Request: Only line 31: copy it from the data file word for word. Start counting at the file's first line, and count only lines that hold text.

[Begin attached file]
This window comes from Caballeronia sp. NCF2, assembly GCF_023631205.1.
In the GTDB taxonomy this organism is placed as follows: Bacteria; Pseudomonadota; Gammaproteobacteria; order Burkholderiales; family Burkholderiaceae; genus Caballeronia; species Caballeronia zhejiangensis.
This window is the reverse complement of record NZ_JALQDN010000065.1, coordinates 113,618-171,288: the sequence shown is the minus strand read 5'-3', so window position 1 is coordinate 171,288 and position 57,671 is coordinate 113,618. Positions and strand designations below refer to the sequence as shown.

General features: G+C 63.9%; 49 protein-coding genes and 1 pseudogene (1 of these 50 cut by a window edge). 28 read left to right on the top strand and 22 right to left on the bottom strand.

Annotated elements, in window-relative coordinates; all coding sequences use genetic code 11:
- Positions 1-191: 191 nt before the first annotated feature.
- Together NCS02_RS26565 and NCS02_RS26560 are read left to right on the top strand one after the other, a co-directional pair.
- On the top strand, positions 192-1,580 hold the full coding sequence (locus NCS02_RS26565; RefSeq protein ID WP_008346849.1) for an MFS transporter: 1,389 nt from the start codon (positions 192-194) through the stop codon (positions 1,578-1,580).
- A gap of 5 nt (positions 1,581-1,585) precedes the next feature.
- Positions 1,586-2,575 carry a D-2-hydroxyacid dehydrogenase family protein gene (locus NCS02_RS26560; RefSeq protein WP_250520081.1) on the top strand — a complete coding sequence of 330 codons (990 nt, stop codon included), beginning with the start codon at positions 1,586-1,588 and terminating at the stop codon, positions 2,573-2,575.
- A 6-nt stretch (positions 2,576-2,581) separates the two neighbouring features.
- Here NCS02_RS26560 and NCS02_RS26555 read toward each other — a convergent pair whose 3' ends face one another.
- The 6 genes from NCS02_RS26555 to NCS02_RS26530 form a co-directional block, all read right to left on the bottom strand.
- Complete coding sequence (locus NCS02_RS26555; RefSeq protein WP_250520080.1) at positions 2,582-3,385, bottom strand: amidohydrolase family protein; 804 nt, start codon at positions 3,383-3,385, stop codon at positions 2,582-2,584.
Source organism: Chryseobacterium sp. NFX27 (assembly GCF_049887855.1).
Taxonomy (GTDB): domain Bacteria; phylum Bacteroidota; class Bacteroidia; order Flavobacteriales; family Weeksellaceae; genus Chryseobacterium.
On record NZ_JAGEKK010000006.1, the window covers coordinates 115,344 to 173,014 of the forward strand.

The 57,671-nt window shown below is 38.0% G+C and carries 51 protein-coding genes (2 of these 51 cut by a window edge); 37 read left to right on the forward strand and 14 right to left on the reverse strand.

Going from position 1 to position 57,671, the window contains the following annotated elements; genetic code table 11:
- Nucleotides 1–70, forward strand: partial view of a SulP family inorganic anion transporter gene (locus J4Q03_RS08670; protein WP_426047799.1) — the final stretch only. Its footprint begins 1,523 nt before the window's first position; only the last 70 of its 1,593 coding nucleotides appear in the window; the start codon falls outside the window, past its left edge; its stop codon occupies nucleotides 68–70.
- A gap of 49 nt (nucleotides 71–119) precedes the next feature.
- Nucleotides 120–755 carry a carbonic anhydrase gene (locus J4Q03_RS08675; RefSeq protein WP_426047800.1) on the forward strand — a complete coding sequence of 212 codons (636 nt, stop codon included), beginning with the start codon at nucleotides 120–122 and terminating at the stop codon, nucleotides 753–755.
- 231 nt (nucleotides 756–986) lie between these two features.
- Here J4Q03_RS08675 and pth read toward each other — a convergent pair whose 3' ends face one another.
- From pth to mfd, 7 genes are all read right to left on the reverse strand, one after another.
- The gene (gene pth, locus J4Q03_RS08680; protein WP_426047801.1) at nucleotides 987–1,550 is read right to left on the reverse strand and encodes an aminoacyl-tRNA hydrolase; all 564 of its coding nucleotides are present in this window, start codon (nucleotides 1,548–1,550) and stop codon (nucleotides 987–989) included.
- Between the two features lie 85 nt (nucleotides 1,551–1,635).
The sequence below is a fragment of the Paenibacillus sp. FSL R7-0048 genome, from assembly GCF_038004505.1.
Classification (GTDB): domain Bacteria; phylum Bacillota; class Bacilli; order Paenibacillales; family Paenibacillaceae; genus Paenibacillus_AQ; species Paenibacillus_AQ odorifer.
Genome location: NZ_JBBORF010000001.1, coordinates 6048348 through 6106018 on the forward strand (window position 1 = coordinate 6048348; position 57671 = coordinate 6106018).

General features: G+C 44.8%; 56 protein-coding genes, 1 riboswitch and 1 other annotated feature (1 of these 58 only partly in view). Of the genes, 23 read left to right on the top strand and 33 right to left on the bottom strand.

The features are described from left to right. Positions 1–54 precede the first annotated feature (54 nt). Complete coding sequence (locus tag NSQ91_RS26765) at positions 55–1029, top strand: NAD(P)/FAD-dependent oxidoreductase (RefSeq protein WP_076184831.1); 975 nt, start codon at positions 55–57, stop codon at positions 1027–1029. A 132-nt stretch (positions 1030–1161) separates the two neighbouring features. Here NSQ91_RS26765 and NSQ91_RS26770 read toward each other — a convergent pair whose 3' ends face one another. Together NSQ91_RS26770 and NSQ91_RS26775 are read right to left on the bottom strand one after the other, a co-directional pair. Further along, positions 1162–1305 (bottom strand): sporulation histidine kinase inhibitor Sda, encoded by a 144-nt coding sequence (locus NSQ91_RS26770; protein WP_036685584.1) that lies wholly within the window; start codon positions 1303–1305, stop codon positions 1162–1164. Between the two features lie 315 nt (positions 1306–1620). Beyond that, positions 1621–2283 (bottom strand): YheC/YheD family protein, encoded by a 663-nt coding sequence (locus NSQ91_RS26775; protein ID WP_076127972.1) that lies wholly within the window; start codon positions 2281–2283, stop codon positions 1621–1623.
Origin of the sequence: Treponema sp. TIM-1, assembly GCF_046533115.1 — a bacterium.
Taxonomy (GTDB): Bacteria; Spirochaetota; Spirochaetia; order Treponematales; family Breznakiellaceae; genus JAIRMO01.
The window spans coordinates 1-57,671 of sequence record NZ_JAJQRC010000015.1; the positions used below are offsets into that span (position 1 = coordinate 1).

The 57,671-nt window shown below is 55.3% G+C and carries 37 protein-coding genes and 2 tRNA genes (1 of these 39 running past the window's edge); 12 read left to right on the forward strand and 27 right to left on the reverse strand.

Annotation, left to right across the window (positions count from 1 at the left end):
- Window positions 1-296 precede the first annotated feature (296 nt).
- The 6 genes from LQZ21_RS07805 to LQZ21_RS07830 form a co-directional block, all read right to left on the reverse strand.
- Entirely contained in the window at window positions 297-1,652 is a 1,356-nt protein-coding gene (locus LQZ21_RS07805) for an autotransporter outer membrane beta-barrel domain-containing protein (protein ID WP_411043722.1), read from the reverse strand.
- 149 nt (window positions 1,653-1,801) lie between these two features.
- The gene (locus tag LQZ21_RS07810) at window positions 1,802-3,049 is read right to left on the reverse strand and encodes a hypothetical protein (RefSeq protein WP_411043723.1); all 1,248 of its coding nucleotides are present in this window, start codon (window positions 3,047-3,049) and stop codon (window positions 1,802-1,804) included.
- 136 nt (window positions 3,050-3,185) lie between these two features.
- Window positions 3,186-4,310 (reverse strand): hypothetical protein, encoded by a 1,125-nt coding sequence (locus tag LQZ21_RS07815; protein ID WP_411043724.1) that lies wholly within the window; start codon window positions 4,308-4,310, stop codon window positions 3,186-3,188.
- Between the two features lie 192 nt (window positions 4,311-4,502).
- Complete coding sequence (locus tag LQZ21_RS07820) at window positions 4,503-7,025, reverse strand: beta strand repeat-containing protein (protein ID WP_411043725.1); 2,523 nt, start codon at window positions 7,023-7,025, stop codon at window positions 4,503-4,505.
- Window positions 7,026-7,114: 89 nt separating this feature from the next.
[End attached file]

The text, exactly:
General features: G+C 44.8%; 56 protein-coding genes, 1 riboswitch and 1 other annotated feature (1 of these 58 only partly in view). Of the genes, 23 read left to right on the top strand and 33 right to left on the bottom strand.